The passage in question occurs in Matthew 15:21-28. Our Lord is approached by a gentile Canaanite woman (also called the Syro-Phoenician woman) whose daughter is possessed by a demon. On first hearing their conversation, Our Lord definitely seems hostile and uncompassionate; however, to draw such a conclusion is contrary to who Jesus is.
This passage is indeed complicated. Understanding the cultural context will help. First, Jesus’ mission was first to the people of the covenant, i.e., the Jews, who were awaiting the Messiah. Technically, the mission to the gentiles was not granted until the Ascension, when Our Lord said, “Go out and make disciples of all the nations” (Mt 28:18-20). Nevertheless, He already had shown His openness to the gentiles, like curing the centurion’s serving boy (Mt 8:5-13).
Second, Jews considered gentiles as “dogs.” To call a person a “dog” was a severe insult. The Jews used phrases like, “gentile dog,” “infidel dog” and later, “Christian dog.” However, Jesus used the diminutive form for “dog,” better translated as “puppy.” So instead of calling her the insulting “junk yard dog,” He calls her “lovable puppy.” (Keep in mind the English translation misses this distinction from the original Greek text.)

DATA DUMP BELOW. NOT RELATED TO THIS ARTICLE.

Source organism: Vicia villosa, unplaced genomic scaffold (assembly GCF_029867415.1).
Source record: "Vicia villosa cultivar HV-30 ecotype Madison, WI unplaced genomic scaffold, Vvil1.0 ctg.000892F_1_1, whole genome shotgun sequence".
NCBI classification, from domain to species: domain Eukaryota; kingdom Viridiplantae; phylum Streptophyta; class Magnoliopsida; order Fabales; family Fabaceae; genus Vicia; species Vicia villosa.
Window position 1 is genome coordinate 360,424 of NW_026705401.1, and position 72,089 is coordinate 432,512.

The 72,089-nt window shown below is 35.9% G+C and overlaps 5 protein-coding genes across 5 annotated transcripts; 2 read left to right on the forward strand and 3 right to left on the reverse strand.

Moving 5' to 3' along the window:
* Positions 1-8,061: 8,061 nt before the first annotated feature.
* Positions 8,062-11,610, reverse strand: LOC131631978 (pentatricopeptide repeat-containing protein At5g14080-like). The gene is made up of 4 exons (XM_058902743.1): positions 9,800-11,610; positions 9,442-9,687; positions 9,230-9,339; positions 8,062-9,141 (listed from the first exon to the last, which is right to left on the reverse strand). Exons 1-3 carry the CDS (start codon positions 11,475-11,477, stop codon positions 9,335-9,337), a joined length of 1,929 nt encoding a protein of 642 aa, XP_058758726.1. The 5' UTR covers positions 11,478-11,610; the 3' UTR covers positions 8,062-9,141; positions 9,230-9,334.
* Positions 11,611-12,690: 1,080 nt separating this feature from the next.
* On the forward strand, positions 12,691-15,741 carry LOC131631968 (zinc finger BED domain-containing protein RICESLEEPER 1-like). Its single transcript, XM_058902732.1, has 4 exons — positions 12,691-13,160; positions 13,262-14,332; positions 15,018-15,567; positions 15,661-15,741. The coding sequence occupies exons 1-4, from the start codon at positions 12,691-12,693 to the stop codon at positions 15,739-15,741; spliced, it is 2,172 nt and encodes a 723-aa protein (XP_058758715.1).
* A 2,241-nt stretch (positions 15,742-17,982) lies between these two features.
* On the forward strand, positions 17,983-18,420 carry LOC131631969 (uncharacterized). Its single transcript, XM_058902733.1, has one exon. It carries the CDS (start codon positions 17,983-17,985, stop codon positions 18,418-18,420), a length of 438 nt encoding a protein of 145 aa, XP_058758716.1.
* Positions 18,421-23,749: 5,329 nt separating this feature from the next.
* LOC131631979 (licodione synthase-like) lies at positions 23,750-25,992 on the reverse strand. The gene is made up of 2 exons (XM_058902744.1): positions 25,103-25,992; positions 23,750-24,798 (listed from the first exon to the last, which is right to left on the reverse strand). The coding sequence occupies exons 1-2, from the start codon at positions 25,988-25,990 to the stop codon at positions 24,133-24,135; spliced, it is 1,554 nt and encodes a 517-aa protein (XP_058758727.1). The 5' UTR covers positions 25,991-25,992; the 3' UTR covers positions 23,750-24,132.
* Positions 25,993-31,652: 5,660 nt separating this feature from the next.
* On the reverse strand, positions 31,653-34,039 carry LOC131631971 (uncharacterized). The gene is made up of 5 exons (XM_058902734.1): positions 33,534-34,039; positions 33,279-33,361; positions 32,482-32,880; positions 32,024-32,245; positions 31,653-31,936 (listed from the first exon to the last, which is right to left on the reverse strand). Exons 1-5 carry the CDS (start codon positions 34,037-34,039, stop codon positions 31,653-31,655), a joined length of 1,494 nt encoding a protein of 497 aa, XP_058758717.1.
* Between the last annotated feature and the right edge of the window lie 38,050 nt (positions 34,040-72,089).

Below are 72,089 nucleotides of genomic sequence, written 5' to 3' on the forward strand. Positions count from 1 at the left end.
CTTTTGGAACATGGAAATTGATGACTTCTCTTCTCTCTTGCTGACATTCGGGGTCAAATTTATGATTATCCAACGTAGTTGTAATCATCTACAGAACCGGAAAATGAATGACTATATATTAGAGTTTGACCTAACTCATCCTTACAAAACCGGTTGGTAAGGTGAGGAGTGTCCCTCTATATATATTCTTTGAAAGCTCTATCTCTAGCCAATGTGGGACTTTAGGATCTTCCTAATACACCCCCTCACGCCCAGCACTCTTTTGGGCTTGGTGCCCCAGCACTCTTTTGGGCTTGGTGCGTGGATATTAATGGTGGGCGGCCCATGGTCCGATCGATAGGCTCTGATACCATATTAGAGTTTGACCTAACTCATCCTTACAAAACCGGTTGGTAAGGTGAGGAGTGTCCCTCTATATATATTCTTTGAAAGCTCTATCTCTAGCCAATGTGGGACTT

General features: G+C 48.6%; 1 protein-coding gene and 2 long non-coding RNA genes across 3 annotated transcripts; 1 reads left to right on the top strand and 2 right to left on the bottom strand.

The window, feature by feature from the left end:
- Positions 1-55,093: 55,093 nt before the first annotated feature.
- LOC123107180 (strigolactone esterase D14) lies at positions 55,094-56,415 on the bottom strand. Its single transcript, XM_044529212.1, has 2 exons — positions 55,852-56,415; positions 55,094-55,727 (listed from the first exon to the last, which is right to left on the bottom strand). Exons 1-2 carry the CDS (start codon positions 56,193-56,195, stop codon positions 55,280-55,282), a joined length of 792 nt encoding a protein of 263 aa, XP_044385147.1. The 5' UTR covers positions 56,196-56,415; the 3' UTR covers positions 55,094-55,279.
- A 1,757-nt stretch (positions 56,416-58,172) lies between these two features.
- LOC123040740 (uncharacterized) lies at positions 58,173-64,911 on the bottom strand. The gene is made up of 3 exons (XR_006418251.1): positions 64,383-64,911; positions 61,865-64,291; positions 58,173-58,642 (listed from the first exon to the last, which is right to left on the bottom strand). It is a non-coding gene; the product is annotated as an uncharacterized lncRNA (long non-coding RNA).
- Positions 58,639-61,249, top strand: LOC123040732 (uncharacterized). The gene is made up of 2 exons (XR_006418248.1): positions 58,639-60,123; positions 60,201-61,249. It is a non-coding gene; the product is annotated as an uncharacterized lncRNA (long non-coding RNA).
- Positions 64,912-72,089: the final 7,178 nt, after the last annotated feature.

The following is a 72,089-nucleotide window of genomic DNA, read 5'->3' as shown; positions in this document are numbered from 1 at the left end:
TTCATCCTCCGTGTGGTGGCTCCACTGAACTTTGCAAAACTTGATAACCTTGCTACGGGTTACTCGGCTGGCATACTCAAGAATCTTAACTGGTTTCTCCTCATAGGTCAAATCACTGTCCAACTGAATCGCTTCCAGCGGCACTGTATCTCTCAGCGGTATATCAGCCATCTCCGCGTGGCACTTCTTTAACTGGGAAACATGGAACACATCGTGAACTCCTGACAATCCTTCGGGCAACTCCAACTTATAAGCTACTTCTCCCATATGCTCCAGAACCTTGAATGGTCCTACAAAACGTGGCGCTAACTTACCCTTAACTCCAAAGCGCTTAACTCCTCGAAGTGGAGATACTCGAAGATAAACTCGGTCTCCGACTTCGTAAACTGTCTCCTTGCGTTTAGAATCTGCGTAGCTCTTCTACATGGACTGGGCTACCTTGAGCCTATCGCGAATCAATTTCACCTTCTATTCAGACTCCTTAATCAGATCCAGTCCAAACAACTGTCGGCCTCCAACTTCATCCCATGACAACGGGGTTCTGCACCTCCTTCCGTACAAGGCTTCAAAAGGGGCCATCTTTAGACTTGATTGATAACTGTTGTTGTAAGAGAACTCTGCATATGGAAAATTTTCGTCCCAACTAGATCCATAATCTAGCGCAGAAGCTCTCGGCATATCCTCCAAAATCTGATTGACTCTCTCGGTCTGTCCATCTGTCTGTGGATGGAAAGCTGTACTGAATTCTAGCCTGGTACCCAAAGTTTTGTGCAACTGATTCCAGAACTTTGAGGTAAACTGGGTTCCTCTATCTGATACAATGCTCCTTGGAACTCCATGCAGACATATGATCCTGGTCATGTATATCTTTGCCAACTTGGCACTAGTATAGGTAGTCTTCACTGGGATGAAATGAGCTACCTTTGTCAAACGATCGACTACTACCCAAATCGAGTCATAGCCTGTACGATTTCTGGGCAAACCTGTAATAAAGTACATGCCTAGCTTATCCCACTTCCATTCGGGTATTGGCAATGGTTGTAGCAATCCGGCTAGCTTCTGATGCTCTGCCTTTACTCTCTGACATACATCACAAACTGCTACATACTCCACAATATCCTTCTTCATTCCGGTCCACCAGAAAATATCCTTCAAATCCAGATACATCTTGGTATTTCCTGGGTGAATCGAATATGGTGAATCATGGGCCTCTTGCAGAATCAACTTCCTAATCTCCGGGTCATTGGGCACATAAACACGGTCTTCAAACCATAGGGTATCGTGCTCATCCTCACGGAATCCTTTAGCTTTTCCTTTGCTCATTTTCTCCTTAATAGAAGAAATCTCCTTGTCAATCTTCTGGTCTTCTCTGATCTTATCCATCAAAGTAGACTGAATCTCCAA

One would also have to ponder about how Jesus said this phrase. He must not have said “dog” with contempt or scorn. Rather, He probably said it tongue-in-cheek. For instance, to call someone a “rascal” literally would be derogatory, but I remember calling my nephew (when he was a toddler) “you little rascal,” of course in a loving way. Our Lord may even have been criticizing the normal Jewish parlance.
What is most important is the woman’s faith and her perseverance: “Oh woman, great is your faith! Let it be done for you as you desire.” So in the end, Our Lord praises the gentile “dog” for faith and perseverance that surpassed the Jews.